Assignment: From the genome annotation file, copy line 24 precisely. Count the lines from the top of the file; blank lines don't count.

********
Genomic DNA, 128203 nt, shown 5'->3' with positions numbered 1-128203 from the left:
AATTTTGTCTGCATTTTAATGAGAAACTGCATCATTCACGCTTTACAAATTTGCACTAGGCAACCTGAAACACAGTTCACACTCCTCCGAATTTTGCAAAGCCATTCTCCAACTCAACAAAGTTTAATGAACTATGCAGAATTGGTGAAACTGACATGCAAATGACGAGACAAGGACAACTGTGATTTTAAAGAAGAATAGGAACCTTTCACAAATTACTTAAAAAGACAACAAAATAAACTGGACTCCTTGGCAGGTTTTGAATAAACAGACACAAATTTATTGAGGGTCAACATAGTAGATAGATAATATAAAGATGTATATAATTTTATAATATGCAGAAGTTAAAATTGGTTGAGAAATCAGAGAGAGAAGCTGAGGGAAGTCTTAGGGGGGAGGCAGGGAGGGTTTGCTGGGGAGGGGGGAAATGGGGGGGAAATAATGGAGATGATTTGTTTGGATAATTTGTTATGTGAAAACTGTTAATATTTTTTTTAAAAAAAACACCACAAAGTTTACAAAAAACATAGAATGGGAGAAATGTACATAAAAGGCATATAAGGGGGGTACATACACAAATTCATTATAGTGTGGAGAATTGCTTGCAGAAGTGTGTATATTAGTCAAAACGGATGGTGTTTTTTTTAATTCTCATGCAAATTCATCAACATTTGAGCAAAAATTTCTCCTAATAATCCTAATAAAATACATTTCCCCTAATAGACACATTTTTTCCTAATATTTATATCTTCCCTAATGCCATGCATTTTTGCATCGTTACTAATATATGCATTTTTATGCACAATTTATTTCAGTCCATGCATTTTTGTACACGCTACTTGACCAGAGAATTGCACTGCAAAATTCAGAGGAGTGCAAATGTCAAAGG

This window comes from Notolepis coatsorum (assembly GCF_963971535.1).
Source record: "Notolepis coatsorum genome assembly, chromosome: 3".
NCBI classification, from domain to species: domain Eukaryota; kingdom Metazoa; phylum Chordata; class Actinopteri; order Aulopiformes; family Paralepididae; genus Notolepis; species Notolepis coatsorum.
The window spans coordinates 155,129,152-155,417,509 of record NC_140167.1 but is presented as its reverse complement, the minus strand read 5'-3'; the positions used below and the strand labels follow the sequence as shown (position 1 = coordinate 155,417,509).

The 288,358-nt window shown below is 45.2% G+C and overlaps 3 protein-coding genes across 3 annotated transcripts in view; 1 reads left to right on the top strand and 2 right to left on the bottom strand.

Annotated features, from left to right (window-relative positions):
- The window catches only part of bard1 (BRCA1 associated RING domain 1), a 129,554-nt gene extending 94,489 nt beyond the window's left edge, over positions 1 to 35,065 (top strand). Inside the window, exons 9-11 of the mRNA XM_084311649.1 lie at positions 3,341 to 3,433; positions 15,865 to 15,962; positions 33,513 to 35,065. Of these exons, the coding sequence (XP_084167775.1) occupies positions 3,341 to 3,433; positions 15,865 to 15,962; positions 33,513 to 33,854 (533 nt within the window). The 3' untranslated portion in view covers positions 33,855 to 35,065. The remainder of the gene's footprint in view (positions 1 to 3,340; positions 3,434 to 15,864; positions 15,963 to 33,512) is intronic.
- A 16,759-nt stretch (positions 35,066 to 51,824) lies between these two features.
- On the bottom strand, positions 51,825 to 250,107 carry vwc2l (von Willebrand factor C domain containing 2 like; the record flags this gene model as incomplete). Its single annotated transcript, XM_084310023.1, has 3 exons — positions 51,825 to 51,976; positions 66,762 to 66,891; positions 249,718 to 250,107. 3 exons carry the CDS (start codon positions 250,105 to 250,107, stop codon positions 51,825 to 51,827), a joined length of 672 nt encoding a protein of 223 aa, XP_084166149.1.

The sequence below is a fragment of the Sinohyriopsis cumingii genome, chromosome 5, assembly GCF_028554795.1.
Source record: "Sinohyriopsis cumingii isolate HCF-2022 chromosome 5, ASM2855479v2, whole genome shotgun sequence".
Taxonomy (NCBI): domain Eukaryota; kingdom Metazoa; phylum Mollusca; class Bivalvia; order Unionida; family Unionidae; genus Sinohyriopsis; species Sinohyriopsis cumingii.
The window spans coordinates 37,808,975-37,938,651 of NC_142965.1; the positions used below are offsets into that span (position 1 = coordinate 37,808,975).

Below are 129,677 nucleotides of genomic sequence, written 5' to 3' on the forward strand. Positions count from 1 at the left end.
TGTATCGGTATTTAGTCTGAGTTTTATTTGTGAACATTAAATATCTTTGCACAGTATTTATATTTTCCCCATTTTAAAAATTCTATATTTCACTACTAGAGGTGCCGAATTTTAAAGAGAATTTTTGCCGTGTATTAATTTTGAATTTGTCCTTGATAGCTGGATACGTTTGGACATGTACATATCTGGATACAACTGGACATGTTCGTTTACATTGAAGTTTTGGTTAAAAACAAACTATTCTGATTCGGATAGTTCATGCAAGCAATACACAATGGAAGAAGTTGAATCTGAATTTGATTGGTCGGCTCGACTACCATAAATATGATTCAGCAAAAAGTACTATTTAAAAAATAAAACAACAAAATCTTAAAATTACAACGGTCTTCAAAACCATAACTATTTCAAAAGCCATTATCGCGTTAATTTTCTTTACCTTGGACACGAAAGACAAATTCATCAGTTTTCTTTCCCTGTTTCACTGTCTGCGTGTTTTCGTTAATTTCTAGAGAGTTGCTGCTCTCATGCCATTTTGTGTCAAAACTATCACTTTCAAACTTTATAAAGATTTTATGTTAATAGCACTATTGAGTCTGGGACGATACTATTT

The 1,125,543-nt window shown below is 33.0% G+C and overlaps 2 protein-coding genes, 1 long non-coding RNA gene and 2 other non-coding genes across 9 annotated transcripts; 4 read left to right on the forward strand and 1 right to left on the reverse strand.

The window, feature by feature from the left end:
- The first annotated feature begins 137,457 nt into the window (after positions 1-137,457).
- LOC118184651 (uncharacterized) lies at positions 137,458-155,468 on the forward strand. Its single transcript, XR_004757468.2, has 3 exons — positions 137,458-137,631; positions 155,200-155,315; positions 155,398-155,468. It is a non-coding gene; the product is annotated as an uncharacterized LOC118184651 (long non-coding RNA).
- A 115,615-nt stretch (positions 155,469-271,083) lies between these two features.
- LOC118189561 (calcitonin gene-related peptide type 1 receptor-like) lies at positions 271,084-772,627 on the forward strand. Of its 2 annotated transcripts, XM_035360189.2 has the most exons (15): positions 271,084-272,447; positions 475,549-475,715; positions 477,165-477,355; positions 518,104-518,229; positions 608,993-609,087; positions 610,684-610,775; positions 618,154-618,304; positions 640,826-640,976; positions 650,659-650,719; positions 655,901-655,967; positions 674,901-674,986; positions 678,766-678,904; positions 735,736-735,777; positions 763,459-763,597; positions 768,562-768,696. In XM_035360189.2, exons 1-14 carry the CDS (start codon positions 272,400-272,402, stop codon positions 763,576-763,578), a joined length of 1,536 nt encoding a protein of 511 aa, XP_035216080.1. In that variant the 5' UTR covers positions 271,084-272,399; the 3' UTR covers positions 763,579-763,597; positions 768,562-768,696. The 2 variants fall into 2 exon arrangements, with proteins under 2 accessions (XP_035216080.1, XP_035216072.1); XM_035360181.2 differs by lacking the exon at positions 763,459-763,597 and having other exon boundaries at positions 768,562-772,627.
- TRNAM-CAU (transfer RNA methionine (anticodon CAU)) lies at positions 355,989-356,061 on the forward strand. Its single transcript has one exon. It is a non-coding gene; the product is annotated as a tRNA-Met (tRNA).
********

- TRNAM-CAU (transfer RNA methionine (anticodon CAU)) lies at positions 355,989-356,061 on the forward strand. Its single transcript has one exon. It is a non-coding gene; the product is annotated as a tRNA-Met (tRNA).